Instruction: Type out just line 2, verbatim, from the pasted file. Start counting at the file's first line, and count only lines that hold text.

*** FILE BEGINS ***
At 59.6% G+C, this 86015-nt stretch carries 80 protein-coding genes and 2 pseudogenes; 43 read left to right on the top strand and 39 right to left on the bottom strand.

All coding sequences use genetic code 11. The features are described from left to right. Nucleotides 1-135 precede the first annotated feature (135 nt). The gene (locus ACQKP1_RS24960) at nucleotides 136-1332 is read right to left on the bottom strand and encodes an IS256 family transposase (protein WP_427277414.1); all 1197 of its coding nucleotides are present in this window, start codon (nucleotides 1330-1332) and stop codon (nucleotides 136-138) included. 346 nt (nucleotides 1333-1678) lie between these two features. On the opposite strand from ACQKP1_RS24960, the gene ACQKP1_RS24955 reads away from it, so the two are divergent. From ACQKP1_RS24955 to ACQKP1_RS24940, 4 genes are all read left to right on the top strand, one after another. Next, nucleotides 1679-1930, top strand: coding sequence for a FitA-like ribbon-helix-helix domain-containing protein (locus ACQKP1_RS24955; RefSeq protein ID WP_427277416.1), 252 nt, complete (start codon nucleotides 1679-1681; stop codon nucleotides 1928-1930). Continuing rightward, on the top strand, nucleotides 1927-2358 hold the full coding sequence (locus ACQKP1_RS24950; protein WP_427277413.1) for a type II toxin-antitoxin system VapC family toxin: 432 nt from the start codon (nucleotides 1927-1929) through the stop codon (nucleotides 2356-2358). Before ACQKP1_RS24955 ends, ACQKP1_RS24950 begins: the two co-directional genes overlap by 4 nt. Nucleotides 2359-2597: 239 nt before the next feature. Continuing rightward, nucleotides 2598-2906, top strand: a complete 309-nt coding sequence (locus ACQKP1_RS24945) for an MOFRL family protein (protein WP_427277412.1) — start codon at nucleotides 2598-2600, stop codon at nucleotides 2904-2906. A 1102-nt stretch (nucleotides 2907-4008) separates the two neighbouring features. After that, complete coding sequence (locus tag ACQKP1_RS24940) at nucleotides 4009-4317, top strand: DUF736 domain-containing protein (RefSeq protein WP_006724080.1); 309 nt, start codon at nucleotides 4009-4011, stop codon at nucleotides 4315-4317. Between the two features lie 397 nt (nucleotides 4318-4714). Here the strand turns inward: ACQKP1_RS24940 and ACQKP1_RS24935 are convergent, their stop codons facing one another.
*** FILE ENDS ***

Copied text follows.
All coding sequences use genetic code 11. The features are described from left to right. Nucleotides 1-135 precede the first annotated feature (135 nt). The gene (locus ACQKP1_RS24960) at nucleotides 136-1332 is read right to left on the bottom strand and encodes an IS256 family transposase (protein WP_427277414.1); all 1197 of its coding nucleotides are present in this window, start codon (nucleotides 1330-1332) and stop codon (nucleotides 136-138) included. 346 nt (nucleotides 1333-1678) lie between these two features. On the opposite strand from ACQKP1_RS24960, the gene ACQKP1_RS24955 reads away from it, so the two are divergent. From ACQKP1_RS24955 to ACQKP1_RS24940, 4 genes are all read left to right on the top strand, one after another. Next, nucleotides 1679-1930, top strand: coding sequence for a FitA-like ribbon-helix-helix domain-containing protein (locus ACQKP1_RS24955; RefSeq protein ID WP_427277416.1), 252 nt, complete (start codon nucleotides 1679-1681; stop codon nucleotides 1928-1930). Continuing rightward, on the top strand, nucleotides 1927-2358 hold the full coding sequence (locus ACQKP1_RS24950; protein WP_427277413.1) for a type II toxin-antitoxin system VapC family toxin: 432 nt from the start codon (nucleotides 1927-1929) through the stop codon (nucleotides 2356-2358). Before ACQKP1_RS24955 ends, ACQKP1_RS24950 begins: the two co-directional genes overlap by 4 nt. Nucleotides 2359-2597: 239 nt before the next feature. Continuing rightward, nucleotides 2598-2906, top strand: a complete 309-nt coding sequence (locus ACQKP1_RS24945) for an MOFRL family protein (protein WP_427277412.1) — start codon at nucleotides 2598-2600, stop codon at nucleotides 2904-2906. A 1102-nt stretch (nucleotides 2907-4008) separates the two neighbouring features. After that, complete coding sequence (locus tag ACQKP1_RS24940) at nucleotides 4009-4317, top strand: DUF736 domain-containing protein (RefSeq protein WP_006724080.1); 309 nt, start codon at nucleotides 4009-4011, stop codon at nucleotides 4315-4317. Between the two features lie 397 nt (nucleotides 4318-4714). Here the strand turns inward: ACQKP1_RS24940 and ACQKP1_RS24935 are convergent, their stop codons facing one another.